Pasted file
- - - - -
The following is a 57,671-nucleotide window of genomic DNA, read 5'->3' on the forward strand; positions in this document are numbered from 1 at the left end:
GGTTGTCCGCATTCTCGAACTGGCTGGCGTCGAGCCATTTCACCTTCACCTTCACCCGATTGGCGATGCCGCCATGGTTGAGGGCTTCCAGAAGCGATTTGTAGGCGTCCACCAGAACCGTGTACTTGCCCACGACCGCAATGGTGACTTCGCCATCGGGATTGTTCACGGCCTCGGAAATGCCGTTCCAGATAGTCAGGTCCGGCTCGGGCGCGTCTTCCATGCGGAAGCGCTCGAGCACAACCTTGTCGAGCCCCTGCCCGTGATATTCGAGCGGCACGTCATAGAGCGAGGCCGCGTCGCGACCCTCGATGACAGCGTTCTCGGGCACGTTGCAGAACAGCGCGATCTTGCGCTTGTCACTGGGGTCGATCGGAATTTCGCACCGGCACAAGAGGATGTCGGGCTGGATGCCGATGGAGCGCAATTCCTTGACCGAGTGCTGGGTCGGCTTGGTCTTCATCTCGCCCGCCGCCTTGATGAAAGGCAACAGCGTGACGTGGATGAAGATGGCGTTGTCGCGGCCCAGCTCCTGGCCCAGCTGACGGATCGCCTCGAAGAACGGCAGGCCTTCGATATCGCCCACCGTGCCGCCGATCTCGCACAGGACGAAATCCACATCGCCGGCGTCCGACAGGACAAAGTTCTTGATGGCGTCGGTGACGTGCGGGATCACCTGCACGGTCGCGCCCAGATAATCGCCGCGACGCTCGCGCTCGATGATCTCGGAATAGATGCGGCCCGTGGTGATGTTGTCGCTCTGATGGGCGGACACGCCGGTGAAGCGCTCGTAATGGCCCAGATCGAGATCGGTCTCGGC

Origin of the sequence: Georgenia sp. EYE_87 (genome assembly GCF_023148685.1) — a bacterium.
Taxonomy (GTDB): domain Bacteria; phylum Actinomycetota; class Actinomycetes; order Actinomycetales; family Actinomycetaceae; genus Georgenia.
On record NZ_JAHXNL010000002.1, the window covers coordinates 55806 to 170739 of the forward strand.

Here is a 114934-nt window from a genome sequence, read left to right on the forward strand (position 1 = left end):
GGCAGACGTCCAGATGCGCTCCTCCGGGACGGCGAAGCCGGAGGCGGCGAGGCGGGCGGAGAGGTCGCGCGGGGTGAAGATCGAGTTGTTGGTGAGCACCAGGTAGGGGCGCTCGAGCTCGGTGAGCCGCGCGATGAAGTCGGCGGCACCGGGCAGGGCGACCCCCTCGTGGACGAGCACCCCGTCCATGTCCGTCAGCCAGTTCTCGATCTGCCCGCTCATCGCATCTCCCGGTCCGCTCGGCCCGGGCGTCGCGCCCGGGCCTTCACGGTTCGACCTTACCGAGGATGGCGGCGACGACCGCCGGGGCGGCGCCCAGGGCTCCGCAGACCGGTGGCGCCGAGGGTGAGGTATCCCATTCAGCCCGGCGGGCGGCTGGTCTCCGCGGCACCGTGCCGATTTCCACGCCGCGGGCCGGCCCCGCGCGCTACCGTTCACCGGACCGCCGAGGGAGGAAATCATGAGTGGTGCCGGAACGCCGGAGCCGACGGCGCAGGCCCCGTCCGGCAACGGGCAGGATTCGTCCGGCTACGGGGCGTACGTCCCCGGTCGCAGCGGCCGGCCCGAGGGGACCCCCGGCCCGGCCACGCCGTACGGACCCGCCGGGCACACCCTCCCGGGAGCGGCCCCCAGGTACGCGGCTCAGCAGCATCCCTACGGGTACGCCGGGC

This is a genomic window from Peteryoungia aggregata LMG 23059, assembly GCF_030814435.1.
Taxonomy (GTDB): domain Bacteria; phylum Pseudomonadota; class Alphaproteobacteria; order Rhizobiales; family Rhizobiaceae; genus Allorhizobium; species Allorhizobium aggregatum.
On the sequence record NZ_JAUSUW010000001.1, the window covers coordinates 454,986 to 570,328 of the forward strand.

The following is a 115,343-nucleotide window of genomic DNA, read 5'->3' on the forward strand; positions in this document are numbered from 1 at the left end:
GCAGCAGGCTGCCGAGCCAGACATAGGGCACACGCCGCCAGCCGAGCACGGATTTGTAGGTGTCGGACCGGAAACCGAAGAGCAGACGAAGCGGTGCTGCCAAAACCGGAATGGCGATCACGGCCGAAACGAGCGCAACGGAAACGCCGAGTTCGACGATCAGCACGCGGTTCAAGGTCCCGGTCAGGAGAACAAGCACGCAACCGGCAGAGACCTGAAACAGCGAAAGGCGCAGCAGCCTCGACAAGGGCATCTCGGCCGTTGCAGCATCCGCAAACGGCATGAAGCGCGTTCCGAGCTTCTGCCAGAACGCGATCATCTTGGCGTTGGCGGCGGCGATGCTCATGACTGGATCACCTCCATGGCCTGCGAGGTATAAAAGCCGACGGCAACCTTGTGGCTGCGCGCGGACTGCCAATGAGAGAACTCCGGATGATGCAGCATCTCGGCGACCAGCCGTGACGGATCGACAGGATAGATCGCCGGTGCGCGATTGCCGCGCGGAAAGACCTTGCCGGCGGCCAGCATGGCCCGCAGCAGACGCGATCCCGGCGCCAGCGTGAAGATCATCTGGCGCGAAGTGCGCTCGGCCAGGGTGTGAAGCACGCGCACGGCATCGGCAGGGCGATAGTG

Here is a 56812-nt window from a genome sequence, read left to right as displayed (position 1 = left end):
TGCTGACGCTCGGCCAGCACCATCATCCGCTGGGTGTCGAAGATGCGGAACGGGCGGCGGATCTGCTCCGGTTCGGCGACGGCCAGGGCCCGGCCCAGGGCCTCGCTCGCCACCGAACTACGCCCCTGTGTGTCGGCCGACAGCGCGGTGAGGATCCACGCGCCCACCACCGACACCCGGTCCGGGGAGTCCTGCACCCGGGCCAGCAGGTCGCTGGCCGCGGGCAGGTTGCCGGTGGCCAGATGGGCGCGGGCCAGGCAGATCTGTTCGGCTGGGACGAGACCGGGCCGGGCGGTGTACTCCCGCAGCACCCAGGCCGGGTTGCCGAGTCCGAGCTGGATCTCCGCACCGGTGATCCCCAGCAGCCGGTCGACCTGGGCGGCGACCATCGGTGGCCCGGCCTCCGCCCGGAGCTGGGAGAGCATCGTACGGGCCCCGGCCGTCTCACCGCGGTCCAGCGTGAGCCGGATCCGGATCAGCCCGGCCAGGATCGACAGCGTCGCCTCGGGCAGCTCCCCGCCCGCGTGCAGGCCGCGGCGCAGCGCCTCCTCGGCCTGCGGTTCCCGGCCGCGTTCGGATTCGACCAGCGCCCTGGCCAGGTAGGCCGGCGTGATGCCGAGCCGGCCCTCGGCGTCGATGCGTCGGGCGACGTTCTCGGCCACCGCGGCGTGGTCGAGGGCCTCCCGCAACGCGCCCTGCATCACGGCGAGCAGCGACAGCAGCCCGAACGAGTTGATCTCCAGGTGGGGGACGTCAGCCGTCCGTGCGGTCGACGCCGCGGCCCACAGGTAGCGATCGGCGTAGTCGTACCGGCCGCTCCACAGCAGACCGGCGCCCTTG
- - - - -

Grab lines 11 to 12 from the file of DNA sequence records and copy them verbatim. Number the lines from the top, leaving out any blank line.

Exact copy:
The following is a 115,343-nucleotide window of genomic DNA, read 5'->3' on the forward strand; positions in this document are numbered from 1 at the left end:
GCAGCAGGCTGCCGAGCCAGACATAGGGCACACGCCGCCAGCCGAGCACGGATTTGTAGGTGTCGGACCGGAAACCGAAGAGCAGACGAAGCGGTGCTGCCAAAACCGGAATGGCGATCACGGCCGAAACGAGCGCAACGGAAACGCCGAGTTCGACGATCAGCACGCGGTTCAAGGTCCCGGTCAGGAGAACAAGCACGCAACCGGCAGAGACCTGAAACAGCGAAAGGCGCAGCAGCCTCGACAAGGGCATCTCGGCCGTTGCAGCATCCGCAAACGGCATGAAGCGCGTTCCGAGCTTCTGCCAGAACGCGATCATCTTGGCGTTGGCGGCGGCGATGCTCATGACTGGATCACCTCCATGGCCTGCGAGGTATAAAAGCCGACGGCAACCTTGTGGCTGCGCGCGGACTGCCAATGAGAGAACTCCGGATGATGCAGCATCTCGGCGACCAGCCGTGACGGATCGACAGGATAGATCGCCGGTGCGCGATTGCCGCGCGGAAAGACCTTGCCGGCGGCCAGCATGGCCCGCAGCAGACGCGATCCCGGCGCCAGCGTGAAGATCATCTGGCGCGAAGTGCGCTCGGCCAGGGTGTGAAGCACGCGCACGGCATCGGCAGGGCGATAGTG